On December 6, US Attorney Booth Goodwin announced that the federal government and Alpha Natural Resources have reached a settlement in the Upper Big Branch Mine disaster, including $210 million in fines and required safety improvements.
Alpha Natural Resources purchased Massey Energy last year and in the process assumed liability for the 29 deaths and other damages caused by the April 5, 2010 explosion in Upper Big Branch Mine. The settlement also will allow for prosecution of individuals who are found personally responsible for the disaster.
AFSC’s Beth Spence served on the independent commission, formed by former Gov. Joe Manchin, which investigated the disaster over nine months. The commission found that Massey Energy had been reckless, amassing hundreds of safety violations in the mine prior to the explosion. They also found that the disaster itself was not only preventable, but made far worse by a series of failed safety systems that should have limited the scope of the initial explosion.
Part of the $210 million settlement includes payments to bring new and better safety technologies into Alpha mines. These technologies will likely include some recommended by the independent commission like digital airflow monitors and real time dust monitoring. Other improvements will hopefully include some that are still under development.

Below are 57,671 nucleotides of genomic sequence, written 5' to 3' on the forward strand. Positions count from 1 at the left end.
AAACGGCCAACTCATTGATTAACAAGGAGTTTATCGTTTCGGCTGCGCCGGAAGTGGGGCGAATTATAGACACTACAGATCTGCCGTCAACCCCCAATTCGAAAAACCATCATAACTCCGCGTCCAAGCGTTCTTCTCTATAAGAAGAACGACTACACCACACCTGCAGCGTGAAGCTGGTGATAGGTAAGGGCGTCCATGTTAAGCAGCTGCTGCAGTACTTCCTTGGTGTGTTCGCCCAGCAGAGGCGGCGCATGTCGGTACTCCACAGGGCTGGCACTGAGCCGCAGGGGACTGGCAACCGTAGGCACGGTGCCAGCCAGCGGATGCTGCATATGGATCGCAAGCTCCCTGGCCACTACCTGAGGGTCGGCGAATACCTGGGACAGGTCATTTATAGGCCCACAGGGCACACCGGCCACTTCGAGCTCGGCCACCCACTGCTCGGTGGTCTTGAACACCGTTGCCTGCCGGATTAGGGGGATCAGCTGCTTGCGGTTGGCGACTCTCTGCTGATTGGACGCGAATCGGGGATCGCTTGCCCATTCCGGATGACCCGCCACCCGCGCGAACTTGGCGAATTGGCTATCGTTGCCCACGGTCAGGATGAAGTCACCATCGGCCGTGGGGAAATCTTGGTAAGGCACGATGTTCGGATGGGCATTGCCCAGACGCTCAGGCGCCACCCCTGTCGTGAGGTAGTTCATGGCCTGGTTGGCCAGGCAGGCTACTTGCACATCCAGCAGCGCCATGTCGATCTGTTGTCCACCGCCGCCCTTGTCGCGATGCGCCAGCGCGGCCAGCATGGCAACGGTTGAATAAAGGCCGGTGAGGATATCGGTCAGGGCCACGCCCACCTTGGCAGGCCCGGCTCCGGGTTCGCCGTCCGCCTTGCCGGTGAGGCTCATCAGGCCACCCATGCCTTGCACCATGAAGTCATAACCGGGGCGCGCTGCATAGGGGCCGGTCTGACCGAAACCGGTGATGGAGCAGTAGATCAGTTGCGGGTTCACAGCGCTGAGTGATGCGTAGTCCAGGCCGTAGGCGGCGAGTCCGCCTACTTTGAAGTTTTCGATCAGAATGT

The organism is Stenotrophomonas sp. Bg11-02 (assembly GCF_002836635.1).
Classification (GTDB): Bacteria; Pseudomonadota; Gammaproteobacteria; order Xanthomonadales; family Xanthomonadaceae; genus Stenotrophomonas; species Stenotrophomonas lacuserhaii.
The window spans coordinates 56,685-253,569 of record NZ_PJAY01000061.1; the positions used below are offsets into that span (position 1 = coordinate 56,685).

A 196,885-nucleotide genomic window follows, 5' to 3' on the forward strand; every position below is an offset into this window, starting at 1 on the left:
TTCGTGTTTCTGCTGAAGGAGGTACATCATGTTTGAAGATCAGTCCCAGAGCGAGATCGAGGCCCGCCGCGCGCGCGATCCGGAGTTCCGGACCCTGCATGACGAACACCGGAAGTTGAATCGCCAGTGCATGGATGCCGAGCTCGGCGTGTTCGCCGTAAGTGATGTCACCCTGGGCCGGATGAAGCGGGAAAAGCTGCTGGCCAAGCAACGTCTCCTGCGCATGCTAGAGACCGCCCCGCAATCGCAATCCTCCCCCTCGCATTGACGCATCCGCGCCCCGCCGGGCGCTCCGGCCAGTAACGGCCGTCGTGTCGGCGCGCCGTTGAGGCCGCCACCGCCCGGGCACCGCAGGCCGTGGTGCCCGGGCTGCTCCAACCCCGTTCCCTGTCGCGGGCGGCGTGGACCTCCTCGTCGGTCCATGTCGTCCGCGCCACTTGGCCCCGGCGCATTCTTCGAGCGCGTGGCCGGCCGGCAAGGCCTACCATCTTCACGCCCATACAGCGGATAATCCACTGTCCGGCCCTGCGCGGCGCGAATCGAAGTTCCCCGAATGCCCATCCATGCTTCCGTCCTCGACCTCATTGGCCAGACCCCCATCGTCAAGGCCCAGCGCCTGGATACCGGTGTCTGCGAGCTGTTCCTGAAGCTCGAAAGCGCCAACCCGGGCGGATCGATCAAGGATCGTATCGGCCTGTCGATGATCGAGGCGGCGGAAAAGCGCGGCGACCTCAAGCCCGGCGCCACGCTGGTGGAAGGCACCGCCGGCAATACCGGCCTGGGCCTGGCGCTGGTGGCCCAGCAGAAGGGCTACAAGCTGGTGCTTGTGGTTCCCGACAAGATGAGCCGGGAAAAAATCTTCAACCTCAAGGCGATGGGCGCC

While AFSC is pleased that this initial settlement is a big step in the right direction, there is still more to be done. Beth Spence is now working with the Wheeling Jesuit University (WJU) on a safety training manual to assist mine rescue workers, one part of a larger underground training program that WJU is developing in conjunction with the National Institute for Occupational Safety and Health. In addition the community is crying out for criminal charges to be filed against Massey officials for the reckless behavior and the deaths they caused.
Learn more about AFSC’s role in the Independent Commission Report.
Read regular updates on Mine Issues from the Coal Tattoo blog
Media Reports on the settlement with Alpha Natural Resources:
- Washington Post: Families of W.Va. mine blast victims want criminal prosecutions, not just $210M settlement
- New York Times: Mine Owner Will Pay $209 Million in Blast That Killed 29 Workers
- West Virginia Gazette: Alpha to pay $200 million in UBB safety deal
- NPR: Settlement Reported In West Virginia Mine Disaster
- BBC: Record settlement for West Virginia mine explosion